Now a percussionist from the Rogue Valley Symphony has orchestrated a piece with musicians across the region.
Six musicians, from three different orchestras, across four different states came together to continue playing music after they were told to go home just before rehearsal due to coronavirus.
“These concerts aren’t happening. Things are getting canceled but we are still all here and we still all want to be able to share our music with people,” Matthew Timman, percussionist with Rogue Valley Symphony, said.
Timman is among thousands of musicians across the country, who have lost work because of the virus.
“We don’t think about how integral it is for our life and how much we want it as part of our life until we can’t do it,” Timman said.
That hasn’t stopped him from playing and reaching out to his colleagues to do the same. Each musician recorded their individual part and Timman put it all together.
“I want to continue to play and I want to continue to work with these people even though we can’t be near each other,” Timman said.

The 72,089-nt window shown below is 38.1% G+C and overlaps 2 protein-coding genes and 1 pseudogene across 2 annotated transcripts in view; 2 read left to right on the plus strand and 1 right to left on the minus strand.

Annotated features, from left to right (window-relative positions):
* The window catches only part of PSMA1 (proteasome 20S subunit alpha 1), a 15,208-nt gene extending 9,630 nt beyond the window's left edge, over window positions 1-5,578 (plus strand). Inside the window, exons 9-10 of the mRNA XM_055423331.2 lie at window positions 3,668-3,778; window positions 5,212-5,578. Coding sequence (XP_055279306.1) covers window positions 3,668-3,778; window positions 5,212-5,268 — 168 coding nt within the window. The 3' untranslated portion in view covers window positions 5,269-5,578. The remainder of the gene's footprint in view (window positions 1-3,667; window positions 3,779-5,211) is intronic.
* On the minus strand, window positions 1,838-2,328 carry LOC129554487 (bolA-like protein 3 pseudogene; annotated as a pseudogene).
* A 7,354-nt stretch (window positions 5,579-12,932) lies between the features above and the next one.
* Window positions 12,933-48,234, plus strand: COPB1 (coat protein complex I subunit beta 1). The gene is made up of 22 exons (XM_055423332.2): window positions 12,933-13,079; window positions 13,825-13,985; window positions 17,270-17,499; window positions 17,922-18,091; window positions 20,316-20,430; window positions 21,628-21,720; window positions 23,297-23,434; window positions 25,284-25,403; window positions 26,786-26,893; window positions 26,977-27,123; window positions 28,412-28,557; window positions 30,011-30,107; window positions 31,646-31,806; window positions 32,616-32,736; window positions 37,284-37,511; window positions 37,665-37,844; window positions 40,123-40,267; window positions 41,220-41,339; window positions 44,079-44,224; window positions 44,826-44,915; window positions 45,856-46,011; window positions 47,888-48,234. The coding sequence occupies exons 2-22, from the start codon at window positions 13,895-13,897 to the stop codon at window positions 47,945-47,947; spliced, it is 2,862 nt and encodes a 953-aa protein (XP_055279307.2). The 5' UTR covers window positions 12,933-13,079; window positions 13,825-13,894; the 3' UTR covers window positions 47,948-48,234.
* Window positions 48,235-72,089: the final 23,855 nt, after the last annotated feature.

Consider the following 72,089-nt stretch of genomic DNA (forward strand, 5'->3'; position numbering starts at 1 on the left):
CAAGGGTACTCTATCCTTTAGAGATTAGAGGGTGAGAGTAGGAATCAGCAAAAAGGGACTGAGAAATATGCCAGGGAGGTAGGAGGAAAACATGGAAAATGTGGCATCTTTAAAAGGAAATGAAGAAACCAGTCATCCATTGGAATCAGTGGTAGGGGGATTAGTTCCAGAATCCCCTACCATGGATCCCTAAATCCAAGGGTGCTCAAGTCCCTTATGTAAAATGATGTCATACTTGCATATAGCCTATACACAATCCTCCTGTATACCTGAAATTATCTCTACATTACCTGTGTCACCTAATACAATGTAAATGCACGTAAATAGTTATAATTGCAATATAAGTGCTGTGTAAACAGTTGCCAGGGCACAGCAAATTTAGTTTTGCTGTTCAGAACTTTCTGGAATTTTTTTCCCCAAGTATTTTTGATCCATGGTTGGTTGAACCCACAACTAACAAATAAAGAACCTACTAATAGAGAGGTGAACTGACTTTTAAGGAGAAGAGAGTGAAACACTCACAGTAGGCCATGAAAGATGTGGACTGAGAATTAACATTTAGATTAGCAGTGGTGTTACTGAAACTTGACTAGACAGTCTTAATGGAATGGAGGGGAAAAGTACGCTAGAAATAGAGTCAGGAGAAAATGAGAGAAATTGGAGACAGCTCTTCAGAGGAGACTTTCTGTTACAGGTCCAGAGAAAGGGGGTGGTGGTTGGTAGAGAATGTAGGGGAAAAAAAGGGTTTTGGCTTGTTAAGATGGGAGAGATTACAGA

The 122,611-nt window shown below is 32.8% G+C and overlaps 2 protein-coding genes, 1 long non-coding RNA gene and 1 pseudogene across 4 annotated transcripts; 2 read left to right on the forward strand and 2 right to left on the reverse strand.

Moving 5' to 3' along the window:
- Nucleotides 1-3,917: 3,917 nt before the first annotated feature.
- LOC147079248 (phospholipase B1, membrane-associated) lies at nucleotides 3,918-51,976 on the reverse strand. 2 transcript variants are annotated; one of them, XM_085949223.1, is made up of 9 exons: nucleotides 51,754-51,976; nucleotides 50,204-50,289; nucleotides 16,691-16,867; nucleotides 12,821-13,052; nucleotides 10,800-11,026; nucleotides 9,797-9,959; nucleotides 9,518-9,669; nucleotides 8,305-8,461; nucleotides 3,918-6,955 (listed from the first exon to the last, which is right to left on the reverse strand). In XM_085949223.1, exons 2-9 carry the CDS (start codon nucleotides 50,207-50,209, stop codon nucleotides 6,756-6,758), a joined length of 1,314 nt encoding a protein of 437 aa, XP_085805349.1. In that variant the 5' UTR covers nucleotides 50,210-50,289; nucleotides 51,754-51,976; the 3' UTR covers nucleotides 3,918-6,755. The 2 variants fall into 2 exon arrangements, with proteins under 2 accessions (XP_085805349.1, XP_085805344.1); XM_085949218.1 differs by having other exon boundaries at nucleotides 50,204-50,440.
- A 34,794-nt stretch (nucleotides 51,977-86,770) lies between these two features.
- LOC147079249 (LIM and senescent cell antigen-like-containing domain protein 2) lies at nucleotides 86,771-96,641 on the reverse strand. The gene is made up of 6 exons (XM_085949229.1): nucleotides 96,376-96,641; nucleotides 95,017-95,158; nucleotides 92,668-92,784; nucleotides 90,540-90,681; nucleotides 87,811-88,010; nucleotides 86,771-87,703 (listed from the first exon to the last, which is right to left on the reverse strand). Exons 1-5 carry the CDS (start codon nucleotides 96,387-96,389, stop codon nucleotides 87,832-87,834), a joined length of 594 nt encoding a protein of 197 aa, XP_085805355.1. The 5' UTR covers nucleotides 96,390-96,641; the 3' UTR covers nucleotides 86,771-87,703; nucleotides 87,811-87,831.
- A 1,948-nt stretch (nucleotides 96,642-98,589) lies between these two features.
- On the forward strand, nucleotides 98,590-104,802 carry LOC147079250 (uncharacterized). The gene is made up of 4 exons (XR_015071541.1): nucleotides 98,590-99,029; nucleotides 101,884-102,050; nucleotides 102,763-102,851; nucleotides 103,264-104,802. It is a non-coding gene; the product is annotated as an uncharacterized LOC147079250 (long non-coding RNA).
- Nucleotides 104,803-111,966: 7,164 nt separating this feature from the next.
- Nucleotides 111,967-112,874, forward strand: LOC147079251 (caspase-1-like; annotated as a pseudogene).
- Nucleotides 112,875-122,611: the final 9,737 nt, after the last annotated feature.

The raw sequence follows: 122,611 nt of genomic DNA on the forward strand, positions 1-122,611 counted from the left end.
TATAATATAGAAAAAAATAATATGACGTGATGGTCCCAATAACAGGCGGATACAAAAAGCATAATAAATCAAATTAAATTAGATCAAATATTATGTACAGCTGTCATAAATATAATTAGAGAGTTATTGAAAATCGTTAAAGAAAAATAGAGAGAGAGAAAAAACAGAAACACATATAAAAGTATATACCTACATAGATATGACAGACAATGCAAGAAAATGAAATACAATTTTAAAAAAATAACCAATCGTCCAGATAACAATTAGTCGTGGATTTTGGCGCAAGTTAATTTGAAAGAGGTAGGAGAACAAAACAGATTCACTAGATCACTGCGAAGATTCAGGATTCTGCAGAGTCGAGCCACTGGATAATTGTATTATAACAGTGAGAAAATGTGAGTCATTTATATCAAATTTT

Timman says he can’t wait to perform on a stage again, but for now he is finding comfort in music.
“Nothing else matters. I am here to play music and listen to my colleagues and just enjoy this experience instead of worrying about anything else, anything else in the world,” Timman said.
United in song, it’ll take a lot more than a pandemic to silence an orchestra.
“Music is still being played. It’s gone through such hardship and catastrophe, but it’s a place where people can go to find, you know, comfort and warmth,” Timman said.
The Rogue Valley Symphony is holding a benefit concert for artists who have lost work because of the pandemic. The virtual concert is Saturday at 5 p.m. Tickets can be found here: www.ourconcerts.live
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